I went to the internet and it told me that I could either buy two front brakes (too late and too expensive) or I was going to have to do some light drilling on the old bike to get the frame to accept these brakes. Now, there was a time not long ago when I would have returned the brakes sheepishly, saying that I hadn’t known. And I didn’t want to do any sort of drilling on my beautiful, sweet bicycle. Too risky! I could damage the paint…further. But I am more utilitarian than that now regarding this bike. It’s my bike that I love the most and that I ride the most. All others are nothing more than curiosity getting the best of me; brief dalliances that ultimately come to naught. And if this is THE bike, then I should get started really perfecting her.

The paint is much more chipped and well-worn than she was when first we met on that evening so long ago in a Libbytown basement. I’ve made some changes, but mostly things that are primarily aesthetic and easily reversible if I change my mind. Leather sew-ups for the handlebars, a new Brooks saddle (or two), vintage toe clips, etc. But today I sat down and drilled the rear-facing brake holes bigger and replaced the brakes. I used the method suggested by Sheldon Brown and demonstrated by RJ the bike guy on YouTube. It worked very well, requiring very little filing to get things to fit properly. I also had to drill out the holes on one of the curved washers for each brake, but that also proved quite easy. I was surprised at how smoothly everything went.

I did the front brake, then went for a test ride before doing the rear brake. Then another test ride. The brakes are short reach and probably from the era of 700c wheels on everything, but they do fit, just barely. The pads don’t touch the tires, even with my weight on the bike squishing the tires out a bit.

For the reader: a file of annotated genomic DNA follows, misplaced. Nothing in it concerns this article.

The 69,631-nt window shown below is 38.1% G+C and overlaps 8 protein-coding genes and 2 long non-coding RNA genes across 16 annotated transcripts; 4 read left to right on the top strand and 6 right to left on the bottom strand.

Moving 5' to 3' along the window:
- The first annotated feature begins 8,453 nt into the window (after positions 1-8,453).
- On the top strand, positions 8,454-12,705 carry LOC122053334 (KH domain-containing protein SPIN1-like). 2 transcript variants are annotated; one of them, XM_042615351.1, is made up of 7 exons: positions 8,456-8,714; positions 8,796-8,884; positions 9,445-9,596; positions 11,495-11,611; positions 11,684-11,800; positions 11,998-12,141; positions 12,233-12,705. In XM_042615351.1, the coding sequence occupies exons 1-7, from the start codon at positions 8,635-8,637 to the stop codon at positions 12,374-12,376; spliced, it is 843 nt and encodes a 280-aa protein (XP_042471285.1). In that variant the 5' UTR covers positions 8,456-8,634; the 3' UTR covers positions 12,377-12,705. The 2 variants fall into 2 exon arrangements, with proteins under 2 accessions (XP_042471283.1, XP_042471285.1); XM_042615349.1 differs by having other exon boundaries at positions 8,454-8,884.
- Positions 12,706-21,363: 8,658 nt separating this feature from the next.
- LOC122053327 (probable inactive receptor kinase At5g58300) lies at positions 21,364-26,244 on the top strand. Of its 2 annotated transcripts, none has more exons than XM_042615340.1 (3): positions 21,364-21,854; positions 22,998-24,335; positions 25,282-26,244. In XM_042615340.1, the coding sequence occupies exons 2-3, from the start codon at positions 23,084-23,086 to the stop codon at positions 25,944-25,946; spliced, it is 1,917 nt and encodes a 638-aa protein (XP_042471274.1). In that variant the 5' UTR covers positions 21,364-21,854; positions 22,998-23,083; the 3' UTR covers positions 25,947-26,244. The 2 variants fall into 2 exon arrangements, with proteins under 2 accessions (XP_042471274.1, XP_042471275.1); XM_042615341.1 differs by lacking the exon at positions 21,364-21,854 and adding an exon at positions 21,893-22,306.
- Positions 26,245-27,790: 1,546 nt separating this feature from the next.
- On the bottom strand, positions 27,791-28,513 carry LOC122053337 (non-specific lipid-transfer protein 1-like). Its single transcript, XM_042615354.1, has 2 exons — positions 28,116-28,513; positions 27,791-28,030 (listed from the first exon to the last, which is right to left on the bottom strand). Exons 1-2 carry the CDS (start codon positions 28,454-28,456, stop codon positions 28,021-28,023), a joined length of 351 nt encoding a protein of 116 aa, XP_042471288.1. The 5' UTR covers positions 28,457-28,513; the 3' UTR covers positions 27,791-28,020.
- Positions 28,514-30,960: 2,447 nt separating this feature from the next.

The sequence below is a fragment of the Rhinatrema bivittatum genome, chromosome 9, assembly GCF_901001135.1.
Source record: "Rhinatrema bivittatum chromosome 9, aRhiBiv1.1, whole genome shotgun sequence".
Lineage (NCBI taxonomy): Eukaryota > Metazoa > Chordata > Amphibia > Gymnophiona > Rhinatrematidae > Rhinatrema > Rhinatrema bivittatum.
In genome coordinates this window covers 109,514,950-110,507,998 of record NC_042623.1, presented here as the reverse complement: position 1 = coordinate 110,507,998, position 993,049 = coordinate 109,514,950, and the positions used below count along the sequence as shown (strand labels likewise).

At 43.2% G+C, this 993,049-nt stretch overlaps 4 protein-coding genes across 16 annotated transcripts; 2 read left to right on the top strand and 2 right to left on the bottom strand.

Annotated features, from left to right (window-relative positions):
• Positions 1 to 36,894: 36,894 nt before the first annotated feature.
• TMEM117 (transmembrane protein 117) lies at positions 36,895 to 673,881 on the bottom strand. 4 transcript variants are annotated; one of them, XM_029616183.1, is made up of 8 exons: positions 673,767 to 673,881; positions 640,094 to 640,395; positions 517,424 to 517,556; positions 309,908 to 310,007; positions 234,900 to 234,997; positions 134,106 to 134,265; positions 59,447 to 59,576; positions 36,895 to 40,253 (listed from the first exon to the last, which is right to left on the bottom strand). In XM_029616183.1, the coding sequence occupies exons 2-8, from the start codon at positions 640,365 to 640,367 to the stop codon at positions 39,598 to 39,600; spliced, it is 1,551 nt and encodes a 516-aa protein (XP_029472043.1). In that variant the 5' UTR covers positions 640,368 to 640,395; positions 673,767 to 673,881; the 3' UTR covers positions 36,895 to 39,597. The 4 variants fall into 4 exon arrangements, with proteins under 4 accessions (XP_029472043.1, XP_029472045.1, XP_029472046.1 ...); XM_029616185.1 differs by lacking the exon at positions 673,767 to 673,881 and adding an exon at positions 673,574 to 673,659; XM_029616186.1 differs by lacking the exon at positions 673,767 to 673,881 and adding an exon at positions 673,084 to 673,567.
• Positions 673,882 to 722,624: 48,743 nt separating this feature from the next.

And they work so much better then the old brakes! My final test ride was mostly just repeatedly getting up to speed and then seeing how quickly I could stop. I usually ride with my hands on the hoods and I like brakes that allow me to stop easily from this position of limited leverage rather than having to reach down in the drops for an emergency stop. The old ones really never got there no matter what I did or how clean I kept them. Luckily they also didn’t suffer any worse from being dirty, which is how they remained once I figured out how little difference it made.

There’s not much else I’d change about Judi, I don’t think. Better brakes was always the thing that would come to mind, but the list always stopped there, too. I’m sure I’ll try some different bar wraps some day, but I like these in their current, ragged form. I wish they were squishier by a bit. Perhaps I’ll rewrap them with a layer of cloth tape underneath next time. But that’s a long ways off.

Winter Alley Cat – January 28th!

Just a heads up that we are having a winter alley cat race this month, Sunday the 28th. It begins at noon in Monument Square, and it ends somewhere else where we can all party hearty well into the afternoon. This race will replace the annual Snowman Adventure Race that the Gear Hub has been hosting the past three or four years, but it will involve a fair amount of outdoor winter activities.

If you’ve never been a part of an alley cat it’s a kind of bike race/scavenger hunt with no set route. Instead there’s a list of stops around town that you have to hit in order to get a stamp before making it to the final stop. They’re always fun, and there are prizes for the normal race categories as well as best costume (encouraged, not required), bonus points, dead last, etc. I highly recommend showing up for these events when we put them on. You can race individually or in teams of up to six people, so drag some friends along.

I hope to see some of you fine folks there!